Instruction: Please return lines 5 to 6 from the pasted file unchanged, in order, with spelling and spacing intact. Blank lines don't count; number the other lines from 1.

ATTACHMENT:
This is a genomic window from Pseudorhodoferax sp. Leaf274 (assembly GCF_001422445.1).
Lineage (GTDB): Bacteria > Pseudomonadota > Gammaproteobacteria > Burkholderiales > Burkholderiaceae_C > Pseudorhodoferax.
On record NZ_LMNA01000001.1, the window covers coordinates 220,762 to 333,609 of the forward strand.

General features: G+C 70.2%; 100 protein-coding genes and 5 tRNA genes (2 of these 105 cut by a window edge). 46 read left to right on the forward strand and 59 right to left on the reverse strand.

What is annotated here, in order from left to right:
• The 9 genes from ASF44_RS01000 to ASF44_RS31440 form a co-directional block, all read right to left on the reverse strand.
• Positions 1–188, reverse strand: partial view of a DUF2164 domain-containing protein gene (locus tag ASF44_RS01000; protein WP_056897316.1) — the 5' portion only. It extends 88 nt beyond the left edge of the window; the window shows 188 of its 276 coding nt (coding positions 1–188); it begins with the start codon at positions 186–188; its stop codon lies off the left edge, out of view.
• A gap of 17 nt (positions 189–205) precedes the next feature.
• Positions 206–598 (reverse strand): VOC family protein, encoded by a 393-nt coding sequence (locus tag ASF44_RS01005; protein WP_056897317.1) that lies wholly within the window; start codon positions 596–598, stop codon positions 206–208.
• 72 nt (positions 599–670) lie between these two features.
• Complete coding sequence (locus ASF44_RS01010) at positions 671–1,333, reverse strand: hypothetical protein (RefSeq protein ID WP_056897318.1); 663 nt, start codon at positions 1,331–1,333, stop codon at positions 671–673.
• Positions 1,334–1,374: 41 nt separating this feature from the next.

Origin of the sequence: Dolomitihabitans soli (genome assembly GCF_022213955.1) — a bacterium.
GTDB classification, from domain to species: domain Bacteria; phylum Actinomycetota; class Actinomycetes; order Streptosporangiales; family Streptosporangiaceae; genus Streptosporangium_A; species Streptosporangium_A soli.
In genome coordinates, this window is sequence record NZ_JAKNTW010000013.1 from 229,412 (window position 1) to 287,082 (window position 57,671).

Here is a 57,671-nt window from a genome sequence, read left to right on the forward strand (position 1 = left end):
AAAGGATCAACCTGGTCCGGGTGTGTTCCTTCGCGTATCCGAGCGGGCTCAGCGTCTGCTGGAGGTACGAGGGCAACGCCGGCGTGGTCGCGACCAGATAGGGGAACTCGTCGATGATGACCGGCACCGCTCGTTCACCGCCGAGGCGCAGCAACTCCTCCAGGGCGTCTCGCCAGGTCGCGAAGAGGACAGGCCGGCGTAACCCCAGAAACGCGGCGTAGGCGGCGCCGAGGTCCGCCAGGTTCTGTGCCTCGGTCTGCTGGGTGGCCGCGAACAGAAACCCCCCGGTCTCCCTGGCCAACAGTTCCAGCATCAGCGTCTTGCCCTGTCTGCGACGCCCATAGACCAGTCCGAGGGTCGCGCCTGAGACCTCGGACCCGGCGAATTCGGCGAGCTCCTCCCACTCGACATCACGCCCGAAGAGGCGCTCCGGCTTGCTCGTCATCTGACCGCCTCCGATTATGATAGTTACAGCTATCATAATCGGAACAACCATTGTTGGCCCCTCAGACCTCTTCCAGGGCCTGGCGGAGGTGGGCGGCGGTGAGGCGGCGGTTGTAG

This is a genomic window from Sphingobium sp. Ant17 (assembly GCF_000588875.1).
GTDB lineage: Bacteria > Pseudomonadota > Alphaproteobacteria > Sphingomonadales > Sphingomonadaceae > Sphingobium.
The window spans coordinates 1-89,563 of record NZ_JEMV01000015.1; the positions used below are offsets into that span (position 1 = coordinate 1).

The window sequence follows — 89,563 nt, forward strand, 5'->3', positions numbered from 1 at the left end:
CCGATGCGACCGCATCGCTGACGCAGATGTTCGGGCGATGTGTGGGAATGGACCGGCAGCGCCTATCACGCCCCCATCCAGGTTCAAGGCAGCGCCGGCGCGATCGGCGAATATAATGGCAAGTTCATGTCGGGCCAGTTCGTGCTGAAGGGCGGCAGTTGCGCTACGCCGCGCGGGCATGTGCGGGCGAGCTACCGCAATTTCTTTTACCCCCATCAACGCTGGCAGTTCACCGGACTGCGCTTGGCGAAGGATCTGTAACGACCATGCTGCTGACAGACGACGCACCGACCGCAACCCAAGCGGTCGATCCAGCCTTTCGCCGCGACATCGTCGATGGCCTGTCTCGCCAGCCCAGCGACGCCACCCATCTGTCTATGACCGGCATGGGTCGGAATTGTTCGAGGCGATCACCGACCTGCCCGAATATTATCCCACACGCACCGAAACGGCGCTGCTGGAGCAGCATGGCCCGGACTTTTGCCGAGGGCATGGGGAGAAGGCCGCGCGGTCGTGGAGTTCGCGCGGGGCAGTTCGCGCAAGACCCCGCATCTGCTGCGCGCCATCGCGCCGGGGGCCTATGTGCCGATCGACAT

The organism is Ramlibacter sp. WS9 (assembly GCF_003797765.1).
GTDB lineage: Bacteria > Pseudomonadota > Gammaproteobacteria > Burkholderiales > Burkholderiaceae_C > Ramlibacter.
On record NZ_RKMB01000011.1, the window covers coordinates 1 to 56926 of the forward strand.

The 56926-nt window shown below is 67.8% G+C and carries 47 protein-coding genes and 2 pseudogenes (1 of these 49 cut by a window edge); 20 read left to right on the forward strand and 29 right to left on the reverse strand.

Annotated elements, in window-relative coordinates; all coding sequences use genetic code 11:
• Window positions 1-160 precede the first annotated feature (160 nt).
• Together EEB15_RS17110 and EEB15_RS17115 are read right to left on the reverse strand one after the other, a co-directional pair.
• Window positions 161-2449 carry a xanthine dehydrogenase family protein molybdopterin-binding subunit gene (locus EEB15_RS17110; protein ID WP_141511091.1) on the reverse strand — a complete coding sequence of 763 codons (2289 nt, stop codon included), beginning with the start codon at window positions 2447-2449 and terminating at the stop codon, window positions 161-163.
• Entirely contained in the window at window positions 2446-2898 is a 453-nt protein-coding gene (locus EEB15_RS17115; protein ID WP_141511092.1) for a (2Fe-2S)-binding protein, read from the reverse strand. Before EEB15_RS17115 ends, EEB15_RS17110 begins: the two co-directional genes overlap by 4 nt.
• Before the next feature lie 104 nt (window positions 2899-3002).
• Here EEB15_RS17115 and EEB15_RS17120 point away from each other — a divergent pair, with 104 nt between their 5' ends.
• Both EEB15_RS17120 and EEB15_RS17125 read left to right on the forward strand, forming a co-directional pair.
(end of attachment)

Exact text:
What is annotated here, in order from left to right:
• The 9 genes from ASF44_RS01000 to ASF44_RS31440 form a co-directional block, all read right to left on the reverse strand.